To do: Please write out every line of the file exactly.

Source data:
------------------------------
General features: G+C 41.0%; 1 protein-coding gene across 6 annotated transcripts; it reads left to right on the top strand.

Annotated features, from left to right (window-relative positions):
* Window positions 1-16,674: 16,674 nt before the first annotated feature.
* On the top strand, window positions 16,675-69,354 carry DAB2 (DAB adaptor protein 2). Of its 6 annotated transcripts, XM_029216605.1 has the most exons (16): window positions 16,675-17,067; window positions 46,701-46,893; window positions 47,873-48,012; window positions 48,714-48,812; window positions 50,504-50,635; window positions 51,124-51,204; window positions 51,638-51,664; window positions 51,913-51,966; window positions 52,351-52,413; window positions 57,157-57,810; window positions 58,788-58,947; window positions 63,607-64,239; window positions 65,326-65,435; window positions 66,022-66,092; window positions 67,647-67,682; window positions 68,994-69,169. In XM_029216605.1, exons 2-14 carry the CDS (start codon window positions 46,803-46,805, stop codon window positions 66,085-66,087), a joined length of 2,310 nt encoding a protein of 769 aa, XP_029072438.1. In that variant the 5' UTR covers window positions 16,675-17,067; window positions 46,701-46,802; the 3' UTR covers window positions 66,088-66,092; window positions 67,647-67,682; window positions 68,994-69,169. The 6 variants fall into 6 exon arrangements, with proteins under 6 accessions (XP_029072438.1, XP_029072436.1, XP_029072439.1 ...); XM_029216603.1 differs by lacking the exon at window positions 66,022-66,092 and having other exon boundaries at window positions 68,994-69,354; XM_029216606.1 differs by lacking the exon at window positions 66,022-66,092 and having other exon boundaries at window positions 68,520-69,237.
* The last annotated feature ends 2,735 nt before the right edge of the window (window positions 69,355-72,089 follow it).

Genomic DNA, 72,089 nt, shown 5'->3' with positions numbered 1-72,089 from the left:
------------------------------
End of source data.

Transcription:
General features: G+C 41.0%; 1 protein-coding gene across 6 annotated transcripts; it reads left to right on the top strand.

Annotated features, from left to right (window-relative positions):
* Window positions 1-16,674: 16,674 nt before the first annotated feature.
* On the top strand, window positions 16,675-69,354 carry DAB2 (DAB adaptor protein 2). Of its 6 annotated transcripts, XM_029216605.1 has the most exons (16): window positions 16,675-17,067; window positions 46,701-46,893; window positions 47,873-48,012; window positions 48,714-48,812; window positions 50,504-50,635; window positions 51,124-51,204; window positions 51,638-51,664; window positions 51,913-51,966; window positions 52,351-52,413; window positions 57,157-57,810; window positions 58,788-58,947; window positions 63,607-64,239; window positions 65,326-65,435; window positions 66,022-66,092; window positions 67,647-67,682; window positions 68,994-69,169. In XM_029216605.1, exons 2-14 carry the CDS (start codon window positions 46,803-46,805, stop codon window positions 66,085-66,087), a joined length of 2,310 nt encoding a protein of 769 aa, XP_029072438.1. In that variant the 5' UTR covers window positions 16,675-17,067; window positions 46,701-46,802; the 3' UTR covers window positions 66,088-66,092; window positions 67,647-67,682; window positions 68,994-69,169. The 6 variants fall into 6 exon arrangements, with proteins under 6 accessions (XP_029072438.1, XP_029072436.1, XP_029072439.1 ...); XM_029216603.1 differs by lacking the exon at window positions 66,022-66,092 and having other exon boundaries at window positions 68,994-69,354; XM_029216606.1 differs by lacking the exon at window positions 66,022-66,092 and having other exon boundaries at window positions 68,520-69,237.
* The last annotated feature ends 2,735 nt before the right edge of the window (window positions 69,355-72,089 follow it).

Genomic DNA, 72,089 nt, shown 5'->3' with positions numbered 1-72,089 from the left: